There are other signs of a U-turn in Mr Abdullah's reform agenda. He recently scrapped plans to sell Proton, the troubled state-owned carmaker, to Volkswagen or General Motors, caving in to pressure from Malay subcontractors who feared a loss of business.
Any significant retreat from the NEP is unlikely as long as the National Front remains in power. "In spite of the complaints about the NEP, the fact is that the policy has ensured this country's stability and its abandonment would destroy it," says Mr Jawhar.
"The NEP was originally meant to eradicate poverty among all races, not just the Malays," says Mr Navaratnam. "But it has since evolved into a policy promoting the interests of Malays. If it can regain its original intention, the NEP can still play an useful role."
Read here on International Herald Tribune
Ethnic anger on the rise in Malaysia
The customers of Malaysian Indian Casket, a small shop on the outskirts of this modern and cosmopolitan city, come in all different sizes: standard coffins clutter the entrance, child-size boxes are stacked high on the shelves and extra-large models, those for the tallest of the deceased, are stored in the back.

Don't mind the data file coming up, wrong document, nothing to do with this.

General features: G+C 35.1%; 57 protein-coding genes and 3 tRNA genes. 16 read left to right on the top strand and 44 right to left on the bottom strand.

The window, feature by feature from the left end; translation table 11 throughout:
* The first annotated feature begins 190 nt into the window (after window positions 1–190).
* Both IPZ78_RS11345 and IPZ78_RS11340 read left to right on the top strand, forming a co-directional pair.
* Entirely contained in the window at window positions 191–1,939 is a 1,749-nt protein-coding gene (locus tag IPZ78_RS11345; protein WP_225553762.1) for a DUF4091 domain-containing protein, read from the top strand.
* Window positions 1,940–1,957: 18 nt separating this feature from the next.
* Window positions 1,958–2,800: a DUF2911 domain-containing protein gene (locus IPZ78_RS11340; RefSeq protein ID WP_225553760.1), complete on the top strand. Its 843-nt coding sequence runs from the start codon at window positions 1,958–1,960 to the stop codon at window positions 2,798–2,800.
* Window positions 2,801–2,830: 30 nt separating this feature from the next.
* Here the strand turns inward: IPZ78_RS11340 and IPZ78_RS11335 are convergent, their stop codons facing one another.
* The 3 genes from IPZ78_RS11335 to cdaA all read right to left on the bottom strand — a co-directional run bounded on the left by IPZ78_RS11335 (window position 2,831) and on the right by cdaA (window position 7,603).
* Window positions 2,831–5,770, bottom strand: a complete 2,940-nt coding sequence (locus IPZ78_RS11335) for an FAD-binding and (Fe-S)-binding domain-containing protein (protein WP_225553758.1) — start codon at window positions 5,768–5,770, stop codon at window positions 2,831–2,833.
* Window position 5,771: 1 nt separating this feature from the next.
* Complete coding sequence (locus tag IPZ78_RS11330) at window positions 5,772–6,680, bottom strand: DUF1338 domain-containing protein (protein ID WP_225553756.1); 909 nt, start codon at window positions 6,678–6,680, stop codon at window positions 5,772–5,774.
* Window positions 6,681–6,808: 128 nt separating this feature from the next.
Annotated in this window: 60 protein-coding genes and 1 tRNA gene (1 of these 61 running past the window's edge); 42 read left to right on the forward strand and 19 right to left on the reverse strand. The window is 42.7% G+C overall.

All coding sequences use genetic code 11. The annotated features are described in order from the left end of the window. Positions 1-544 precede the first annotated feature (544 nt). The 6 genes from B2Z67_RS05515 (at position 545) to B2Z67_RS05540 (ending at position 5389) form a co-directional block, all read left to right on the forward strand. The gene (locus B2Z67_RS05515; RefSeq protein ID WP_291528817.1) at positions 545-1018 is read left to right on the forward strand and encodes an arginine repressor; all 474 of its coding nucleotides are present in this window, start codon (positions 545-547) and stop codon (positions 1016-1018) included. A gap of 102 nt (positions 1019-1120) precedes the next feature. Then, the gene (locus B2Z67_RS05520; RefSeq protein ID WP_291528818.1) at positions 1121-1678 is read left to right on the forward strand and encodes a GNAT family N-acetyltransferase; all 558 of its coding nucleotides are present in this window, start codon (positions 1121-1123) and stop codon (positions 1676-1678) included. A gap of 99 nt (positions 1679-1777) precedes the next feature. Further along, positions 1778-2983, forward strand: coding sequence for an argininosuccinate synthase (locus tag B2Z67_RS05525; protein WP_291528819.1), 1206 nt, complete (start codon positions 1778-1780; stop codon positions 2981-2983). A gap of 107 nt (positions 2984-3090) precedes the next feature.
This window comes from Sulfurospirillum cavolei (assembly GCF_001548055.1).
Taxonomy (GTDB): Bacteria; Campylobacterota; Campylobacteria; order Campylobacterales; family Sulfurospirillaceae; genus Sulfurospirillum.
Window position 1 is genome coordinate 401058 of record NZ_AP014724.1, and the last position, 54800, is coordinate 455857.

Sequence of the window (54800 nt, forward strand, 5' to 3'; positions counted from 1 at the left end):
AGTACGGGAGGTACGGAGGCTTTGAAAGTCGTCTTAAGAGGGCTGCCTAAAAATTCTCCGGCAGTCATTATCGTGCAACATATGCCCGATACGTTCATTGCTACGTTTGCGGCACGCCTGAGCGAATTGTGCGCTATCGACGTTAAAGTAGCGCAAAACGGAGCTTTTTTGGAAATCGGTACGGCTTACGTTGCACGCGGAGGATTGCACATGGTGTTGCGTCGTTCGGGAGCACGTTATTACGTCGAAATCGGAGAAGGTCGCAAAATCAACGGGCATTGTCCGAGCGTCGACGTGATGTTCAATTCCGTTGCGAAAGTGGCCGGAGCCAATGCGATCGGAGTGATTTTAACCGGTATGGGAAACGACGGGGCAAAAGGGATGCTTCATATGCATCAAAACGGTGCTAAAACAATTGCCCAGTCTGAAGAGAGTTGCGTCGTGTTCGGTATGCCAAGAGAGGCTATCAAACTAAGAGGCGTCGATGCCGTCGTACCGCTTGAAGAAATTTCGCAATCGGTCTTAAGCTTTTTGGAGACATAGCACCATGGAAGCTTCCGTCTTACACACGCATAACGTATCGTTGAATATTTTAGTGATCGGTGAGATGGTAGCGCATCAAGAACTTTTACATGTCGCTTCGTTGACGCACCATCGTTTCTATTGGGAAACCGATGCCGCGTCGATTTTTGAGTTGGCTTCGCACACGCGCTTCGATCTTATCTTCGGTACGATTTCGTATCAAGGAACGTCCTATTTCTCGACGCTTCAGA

But there is no variety in the ethnic background of the clientele.
"All the customers are Indian," said Aru Maniam, a shop salesman.
Malaysians Divided by Ethnicity
In death as in life, Malaysians are divided by ethnicity. The country's main ethnic groups - Malays, Chinese and Indians - have their own political parties, schools, newspapers and, in the case of Malays, a separate Islamic legal system.
For years this segregation was promoted as the best formula for social harmony in a country that advertises itself as "Truly Asia," a place where the palette of skin colors is as diverse as the mosques, churches and Hindu and Buddhist temples that dot the landscape.
Deteriorating Ethnic Relations
But in recent months ethnic relations here have deteriorated to a level that many find alarming. After years of muffled tensions over religious conversions, government funding for minority schools and a longstanding system of special privileges for Malays, the dominant group, ethnic anger has burst to the forefront of Malaysian politics.